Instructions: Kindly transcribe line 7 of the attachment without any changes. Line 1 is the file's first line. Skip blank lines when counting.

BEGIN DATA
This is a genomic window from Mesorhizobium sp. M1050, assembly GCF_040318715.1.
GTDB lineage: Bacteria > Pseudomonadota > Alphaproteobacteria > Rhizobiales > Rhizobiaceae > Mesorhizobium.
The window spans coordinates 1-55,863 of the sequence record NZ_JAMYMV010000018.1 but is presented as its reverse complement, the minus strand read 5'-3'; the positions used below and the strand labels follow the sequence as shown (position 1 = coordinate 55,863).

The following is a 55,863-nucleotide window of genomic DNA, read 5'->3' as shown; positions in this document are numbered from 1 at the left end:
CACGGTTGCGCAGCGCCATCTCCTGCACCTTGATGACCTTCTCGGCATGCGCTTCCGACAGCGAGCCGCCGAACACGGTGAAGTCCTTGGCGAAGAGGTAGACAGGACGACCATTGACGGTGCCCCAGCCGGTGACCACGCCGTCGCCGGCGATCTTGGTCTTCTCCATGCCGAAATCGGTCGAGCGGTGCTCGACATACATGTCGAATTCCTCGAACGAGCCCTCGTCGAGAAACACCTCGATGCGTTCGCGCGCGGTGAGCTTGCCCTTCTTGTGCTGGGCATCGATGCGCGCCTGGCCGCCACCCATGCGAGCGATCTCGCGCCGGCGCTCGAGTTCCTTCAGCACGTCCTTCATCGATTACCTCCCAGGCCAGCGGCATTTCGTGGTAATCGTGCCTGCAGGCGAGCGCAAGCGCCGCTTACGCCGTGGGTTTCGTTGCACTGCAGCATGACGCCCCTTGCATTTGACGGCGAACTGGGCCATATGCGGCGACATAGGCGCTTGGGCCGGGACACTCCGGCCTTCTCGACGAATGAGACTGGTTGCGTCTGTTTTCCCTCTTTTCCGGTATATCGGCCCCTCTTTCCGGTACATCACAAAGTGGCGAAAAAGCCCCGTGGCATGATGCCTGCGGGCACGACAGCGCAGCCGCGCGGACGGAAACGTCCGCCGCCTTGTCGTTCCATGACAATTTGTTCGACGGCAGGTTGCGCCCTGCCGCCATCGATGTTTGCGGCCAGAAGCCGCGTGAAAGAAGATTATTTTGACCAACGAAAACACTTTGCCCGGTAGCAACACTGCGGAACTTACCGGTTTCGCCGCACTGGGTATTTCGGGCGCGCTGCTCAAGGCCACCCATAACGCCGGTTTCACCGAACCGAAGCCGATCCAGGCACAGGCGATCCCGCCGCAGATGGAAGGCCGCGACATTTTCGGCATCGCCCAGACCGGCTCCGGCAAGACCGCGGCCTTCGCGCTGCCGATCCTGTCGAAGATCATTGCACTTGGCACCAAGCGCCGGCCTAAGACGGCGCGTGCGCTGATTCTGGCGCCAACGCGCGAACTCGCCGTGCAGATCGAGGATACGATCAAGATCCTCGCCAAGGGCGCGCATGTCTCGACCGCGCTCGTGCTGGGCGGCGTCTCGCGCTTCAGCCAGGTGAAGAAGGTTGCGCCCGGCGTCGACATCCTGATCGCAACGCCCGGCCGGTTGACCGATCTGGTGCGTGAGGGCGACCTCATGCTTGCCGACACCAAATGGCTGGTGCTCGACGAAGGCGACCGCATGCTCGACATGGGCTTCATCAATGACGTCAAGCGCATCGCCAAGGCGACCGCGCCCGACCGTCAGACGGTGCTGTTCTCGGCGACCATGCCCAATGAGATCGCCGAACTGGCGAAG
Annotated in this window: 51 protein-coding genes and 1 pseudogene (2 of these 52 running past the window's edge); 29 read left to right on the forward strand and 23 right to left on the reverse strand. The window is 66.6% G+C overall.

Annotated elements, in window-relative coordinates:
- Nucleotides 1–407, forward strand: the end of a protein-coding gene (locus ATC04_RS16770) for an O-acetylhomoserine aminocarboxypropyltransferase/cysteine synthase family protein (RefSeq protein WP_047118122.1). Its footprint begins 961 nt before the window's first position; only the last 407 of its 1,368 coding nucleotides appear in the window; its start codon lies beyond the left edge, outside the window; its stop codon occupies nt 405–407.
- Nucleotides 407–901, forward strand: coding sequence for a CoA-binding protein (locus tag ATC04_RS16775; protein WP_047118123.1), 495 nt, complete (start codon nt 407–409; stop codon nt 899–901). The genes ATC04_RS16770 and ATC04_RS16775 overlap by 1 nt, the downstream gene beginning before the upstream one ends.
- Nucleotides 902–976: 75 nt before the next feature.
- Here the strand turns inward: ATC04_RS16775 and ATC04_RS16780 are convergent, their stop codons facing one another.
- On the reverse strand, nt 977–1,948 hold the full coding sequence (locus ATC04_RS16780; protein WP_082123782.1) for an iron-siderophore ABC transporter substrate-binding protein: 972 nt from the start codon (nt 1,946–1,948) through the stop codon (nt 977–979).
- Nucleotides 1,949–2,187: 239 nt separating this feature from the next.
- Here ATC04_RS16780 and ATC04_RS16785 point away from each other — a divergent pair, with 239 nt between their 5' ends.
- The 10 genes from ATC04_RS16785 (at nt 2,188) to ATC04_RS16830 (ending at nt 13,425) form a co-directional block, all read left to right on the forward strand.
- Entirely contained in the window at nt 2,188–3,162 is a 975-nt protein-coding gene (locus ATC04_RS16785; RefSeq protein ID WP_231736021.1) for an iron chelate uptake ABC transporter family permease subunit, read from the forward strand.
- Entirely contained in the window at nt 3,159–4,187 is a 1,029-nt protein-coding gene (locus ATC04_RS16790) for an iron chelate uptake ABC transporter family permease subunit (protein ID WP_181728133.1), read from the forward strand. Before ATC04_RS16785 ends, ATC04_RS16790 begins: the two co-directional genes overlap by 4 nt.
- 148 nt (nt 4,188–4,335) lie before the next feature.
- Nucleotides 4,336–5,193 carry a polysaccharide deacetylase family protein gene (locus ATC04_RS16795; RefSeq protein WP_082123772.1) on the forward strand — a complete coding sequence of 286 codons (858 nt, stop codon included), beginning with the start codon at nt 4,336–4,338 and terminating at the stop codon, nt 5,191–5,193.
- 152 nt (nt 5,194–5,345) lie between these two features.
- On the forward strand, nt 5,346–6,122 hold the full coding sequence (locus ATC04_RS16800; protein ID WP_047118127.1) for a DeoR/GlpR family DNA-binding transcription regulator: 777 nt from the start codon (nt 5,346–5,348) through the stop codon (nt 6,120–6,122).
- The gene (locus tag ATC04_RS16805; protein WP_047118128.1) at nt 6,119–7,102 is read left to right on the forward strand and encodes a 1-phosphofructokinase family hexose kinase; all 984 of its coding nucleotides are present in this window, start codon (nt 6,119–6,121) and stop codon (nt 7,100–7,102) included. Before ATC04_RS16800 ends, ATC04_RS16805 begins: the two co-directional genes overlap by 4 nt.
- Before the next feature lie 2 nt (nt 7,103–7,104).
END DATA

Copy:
Annotated elements, in window-relative coordinates: